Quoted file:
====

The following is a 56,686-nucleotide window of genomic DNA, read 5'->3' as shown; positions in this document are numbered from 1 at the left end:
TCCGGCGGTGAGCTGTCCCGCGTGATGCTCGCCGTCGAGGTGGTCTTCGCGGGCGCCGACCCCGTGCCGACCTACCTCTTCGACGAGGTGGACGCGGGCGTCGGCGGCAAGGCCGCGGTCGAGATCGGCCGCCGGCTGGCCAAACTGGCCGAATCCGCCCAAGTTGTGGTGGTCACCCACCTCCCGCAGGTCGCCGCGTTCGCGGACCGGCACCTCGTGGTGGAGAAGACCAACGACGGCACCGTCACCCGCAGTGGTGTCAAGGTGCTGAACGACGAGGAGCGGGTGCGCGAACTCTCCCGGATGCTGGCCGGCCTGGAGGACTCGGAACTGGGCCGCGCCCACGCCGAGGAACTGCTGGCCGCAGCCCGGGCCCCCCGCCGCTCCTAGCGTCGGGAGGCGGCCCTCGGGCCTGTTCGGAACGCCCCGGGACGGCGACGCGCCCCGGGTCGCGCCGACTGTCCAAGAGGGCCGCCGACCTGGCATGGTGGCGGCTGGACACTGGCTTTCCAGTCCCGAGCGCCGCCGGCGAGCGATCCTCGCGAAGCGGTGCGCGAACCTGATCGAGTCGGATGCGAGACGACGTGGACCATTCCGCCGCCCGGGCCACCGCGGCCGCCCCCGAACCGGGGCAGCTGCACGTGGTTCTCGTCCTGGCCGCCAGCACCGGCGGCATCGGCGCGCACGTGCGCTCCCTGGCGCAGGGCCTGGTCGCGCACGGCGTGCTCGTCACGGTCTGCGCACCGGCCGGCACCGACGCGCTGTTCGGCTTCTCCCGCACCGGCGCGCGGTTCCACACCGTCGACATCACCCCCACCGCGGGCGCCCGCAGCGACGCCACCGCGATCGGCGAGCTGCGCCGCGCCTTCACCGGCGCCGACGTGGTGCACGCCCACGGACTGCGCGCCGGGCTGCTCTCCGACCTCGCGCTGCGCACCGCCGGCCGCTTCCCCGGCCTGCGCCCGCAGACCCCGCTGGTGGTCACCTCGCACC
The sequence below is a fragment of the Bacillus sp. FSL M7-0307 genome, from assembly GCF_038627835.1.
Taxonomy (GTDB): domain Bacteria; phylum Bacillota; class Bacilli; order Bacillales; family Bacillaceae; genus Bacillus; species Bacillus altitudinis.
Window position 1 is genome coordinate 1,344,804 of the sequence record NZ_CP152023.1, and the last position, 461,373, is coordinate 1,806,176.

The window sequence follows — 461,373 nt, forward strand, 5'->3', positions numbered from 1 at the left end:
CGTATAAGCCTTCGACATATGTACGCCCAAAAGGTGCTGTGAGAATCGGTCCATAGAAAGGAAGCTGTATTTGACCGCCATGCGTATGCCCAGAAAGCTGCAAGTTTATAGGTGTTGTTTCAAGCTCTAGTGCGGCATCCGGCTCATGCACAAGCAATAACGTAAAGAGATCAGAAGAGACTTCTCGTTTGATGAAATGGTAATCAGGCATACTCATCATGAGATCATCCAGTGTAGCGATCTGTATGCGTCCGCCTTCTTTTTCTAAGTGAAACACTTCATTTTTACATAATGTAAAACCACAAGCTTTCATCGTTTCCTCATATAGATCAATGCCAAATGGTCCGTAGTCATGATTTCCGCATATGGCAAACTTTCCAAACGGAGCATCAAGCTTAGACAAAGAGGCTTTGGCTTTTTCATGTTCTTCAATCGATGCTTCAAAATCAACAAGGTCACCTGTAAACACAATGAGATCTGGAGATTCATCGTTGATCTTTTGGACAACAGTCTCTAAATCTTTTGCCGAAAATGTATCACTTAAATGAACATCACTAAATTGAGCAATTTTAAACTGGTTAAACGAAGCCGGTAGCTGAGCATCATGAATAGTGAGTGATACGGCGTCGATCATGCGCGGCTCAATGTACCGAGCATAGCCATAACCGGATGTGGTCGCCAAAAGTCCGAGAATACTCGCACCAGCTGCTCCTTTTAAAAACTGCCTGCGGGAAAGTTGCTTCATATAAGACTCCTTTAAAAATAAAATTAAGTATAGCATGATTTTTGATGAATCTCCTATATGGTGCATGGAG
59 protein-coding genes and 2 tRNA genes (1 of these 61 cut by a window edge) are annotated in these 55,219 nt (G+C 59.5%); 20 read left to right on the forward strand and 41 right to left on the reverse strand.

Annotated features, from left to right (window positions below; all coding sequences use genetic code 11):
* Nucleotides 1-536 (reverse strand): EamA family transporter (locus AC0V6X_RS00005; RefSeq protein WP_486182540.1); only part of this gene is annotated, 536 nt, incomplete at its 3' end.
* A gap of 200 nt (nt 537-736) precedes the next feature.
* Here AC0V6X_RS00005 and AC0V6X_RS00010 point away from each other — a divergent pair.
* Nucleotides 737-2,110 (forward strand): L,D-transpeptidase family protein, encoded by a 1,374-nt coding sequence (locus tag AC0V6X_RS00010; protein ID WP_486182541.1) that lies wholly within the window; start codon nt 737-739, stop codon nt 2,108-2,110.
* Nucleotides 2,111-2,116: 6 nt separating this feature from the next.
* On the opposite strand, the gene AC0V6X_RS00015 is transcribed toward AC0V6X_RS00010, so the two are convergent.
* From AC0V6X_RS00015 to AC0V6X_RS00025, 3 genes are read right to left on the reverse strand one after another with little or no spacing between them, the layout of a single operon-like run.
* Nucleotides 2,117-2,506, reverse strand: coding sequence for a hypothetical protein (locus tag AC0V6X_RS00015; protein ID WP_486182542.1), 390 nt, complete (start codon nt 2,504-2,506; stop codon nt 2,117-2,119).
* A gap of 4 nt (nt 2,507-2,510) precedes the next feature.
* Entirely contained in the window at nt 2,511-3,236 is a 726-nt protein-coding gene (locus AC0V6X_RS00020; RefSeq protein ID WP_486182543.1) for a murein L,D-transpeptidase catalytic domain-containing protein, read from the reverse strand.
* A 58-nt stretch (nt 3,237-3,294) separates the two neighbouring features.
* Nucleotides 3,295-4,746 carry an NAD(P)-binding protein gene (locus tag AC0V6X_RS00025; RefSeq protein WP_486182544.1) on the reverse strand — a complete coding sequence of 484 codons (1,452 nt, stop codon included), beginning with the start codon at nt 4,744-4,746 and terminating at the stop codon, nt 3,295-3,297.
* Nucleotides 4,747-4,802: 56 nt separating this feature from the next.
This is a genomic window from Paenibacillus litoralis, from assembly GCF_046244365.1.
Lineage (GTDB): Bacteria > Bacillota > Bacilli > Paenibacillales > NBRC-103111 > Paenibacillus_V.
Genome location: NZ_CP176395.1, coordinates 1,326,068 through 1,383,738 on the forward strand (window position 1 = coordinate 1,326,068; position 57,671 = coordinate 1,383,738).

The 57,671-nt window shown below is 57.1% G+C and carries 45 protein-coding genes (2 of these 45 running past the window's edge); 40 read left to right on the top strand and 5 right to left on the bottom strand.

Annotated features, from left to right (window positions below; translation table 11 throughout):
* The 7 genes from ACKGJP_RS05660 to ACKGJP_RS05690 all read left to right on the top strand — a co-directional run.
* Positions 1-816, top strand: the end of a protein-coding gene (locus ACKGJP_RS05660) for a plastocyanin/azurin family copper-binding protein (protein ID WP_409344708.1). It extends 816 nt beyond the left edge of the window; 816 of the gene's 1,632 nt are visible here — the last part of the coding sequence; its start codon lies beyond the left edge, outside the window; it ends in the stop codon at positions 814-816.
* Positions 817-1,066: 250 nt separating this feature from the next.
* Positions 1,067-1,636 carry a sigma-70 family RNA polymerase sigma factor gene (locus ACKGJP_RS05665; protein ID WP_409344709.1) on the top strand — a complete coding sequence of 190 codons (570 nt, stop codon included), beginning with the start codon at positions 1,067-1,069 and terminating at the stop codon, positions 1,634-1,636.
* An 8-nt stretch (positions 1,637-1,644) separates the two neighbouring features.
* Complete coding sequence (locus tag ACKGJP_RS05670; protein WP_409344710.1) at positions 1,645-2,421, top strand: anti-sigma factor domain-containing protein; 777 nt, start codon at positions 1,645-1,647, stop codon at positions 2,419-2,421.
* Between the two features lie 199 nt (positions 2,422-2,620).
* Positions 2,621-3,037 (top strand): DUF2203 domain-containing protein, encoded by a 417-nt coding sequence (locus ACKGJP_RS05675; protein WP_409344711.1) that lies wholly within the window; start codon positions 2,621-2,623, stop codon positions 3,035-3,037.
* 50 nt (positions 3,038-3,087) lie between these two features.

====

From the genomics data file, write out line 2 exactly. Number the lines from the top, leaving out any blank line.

TCCGGCGGTGAGCTGTCCCGCGTGATGCTCGCCGTCGAGGTGGTCTTCGCGGGCGCCGACCCCGTGCCGACCTACCTCTTCGACGAGGTGGACGCGGGCGTCGGCGGCAAGGCCGCGGTCGAGATCGGCCGCCGGCTGGCCAAACTGGCCGAATCCGCCCAAGTTGTGGTGGTCACCCACCTCCCGCAGGTCGCCGCGTTCGCGGACCGGCACCTCGTGGTGGAGAAGACCAACGACGGCACCGTCACCCGCAGTGGTGTCAAGGTGCTGAACGACGAGGAGCGGGTGCGCGAACTCTCCCGGATGCTGGCCGGCCTGGAGGACTCGGAACTGGGCCGCGCCCACGCCGAGGAACTGCTGGCCGCAGCCCGGGCCCCCCGCCGCTCCTAGCGTCGGGAGGCGGCCCTCGGGCCTGTTCGGAACGCCCCGGGACGGCGACGCGCCCCGGGTCGCGCCGACTGTCCAAGAGGGCCGCCGACCTGGCATGGTGGCGGCTGGACACTGGCTTTCCAGTCCCGAGCGCCGCCGGCGAGCGATCCTCGCGAAGCGGTGCGCGAACCTGATCGAGTCGGATGCGAGACGACGTGGACCATTCCGCCGCCCGGGCCACCGCGGCCGCCCCCGAACCGGGGCAGCTGCACGTGGTTCTCGTCCTGGCCGCCAGCACCGGCGGCATCGGCGCGCACGTGCGCTCCCTGGCGCAGGGCCTGGTCGCGCACGGCGTGCTCGTCACGGTCTGCGCACCGGCCGGCACCGACGCGCTGTTCGGCTTCTCCCGCACCGGCGCGCGGTTCCACACCGTCGACATCACCCCCACCGCGGGCGCCCGCAGCGACGCCACCGCGATCGGCGAGCTGCGCCGCGCCTTCACCGGCGCCGACGTGGTGCACGCCCACGGACTGCGCGCCGGGCTGCTCTCCGACCTCGCGCTGCGCACCGCCGGCCGCTTCCCCGGCCTGCGCCCGCAGACCCCGCTGGTGGTCACCTCGCACC